Legislation Would Ban Federal Employees from Using WeChat

Legislation has been introduced to ban federal employees from using a popular app owned by a Chinese company.

Recently introduced legislation would prohibit federal employees from using another popular app on government devices on the grounds that it is a national security risk.

The WeChat No More Act (S. 4452), introduced by Senator John Kennedy (R-LA), would prohibit federal officials, federal employees and Members of Congress from downloading the WeChat app on government devices, with limited exceptions, including intelligence or cybersecurity activities.

In a press release, Kennedy said that the WeChat app has direct connections to the Chinese Communist Party, “which routinely spies on American citizens and bullies American businesses.”

The press release also states that WeChat “spread pro-China misinformation with the goal of influencing the American public during the 2016 election” and that “the platform censors topics like the #MeToo movement and Chinese public health scandals.”

The legislation is part of a series of bills Kennedy is introducing aimed at protecting American security interests from China.

“Communist China’s ambition is to eclipse America’s economy and erase our freedoms, and it plays the long game. China’s government pressures U.S. businesses to read from its communist song sheet while planting its state-owned factories on American soil. Meanwhile, the CCP spies on our citizens and steals our innovation. It’s time to take specific, decisive steps to protect Americans and their businesses from the CCP’s attacks, and that’s what these bills do,” said Kennedy.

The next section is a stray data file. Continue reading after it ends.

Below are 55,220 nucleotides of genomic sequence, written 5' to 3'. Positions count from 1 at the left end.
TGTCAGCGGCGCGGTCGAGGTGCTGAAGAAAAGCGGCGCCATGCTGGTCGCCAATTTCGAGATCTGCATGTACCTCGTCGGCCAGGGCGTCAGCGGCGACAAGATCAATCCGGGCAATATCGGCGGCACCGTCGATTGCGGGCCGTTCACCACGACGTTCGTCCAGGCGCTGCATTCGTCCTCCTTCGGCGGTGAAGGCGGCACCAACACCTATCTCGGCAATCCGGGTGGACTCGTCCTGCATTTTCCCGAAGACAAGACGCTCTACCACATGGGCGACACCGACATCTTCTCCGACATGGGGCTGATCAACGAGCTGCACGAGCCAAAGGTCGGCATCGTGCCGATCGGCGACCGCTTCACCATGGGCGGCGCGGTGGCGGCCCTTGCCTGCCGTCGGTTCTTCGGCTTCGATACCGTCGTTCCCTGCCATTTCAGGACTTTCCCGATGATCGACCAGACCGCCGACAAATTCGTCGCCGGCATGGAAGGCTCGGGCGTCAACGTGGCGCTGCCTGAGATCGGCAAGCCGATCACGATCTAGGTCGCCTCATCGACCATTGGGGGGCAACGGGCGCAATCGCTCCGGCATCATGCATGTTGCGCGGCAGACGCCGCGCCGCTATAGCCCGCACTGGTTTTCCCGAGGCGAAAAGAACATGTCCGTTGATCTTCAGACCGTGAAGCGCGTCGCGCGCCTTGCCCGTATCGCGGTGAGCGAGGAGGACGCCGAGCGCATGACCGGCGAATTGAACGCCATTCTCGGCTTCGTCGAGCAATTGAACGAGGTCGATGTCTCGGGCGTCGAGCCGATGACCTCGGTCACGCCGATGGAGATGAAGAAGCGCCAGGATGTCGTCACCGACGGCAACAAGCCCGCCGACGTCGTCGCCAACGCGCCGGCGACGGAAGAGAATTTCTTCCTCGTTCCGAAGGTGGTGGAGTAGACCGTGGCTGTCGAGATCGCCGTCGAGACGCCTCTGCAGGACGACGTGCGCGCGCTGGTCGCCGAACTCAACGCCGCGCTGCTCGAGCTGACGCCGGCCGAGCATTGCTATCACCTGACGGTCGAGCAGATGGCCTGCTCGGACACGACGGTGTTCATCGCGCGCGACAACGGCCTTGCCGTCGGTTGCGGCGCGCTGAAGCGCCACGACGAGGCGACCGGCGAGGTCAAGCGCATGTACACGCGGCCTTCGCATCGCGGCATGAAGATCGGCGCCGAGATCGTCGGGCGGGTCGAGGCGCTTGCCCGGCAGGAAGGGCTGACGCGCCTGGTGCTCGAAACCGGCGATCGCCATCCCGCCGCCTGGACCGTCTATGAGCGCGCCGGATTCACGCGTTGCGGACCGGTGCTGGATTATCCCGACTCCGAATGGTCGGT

This is not the first legislation that would restrict federal employees’ usage of certain apps for security reasons. Legislation that would ban federal employees from using the popular video sharing app TikTok on government devices was previously introduced in both the House and Senate. Both bills have advanced in their respective legislative bodies.

President Trump has also taken aim at TikTok and WeChat, issuing executive orders that would ban the apps from operating in the United States if they are not sold by their Chinese-owned parent companies.

About WeChat

The WeChat app is owned by the Chinese tech firm Tencent and has over 1 billion users.

According to CNBC, the app began as a messaging service but has “transformed into an app where you can do everything from payments to hailing a ride, or even booking flights.”

Security Concerns

According to a 2019 report from NPR, the WeChat app is just one that Chinese technology companies are using to collect data on foreign users.

NPR wrote:

According to the Citizen Lab, an Internet watchdog group at the University of Toronto, WeChat’s parent company Tencent created an extraordinarily advanced censorship algorithm to automatically identify combinations of keywords in messages and online articles that it then blocks. The censorship occurs whenever a Chinese-registered WeChat account receives or sends a message with flagged phrases.

The article went on to say that a Dutch security researcher found a database in China that stored almost 4 billion messages tagged with GPS locations, some of which had been sent from outside of China. The researcher said that “…the system resembles the global surveillance methods used by the U.S. National Security Agency.”

In drafting his executive order, President Trump accused WeChat of being a channel used by the Chinese Communist Party to obtain information on Americans and keep tabs on Chinese citizens abroad.

“The spread in the United States of mobile applications developed and owned by companies in the People’s Republic of China (China) continues to threaten the national security, foreign policy and economy of the United States,” the president wrote.

About the Author

Ian Smith is one of the co-founders of FedSmith.com. He has over 20 years of combined experience in media and government services, having worked at two government contracting firms and an online news and web development company prior to his current role at FedSmith.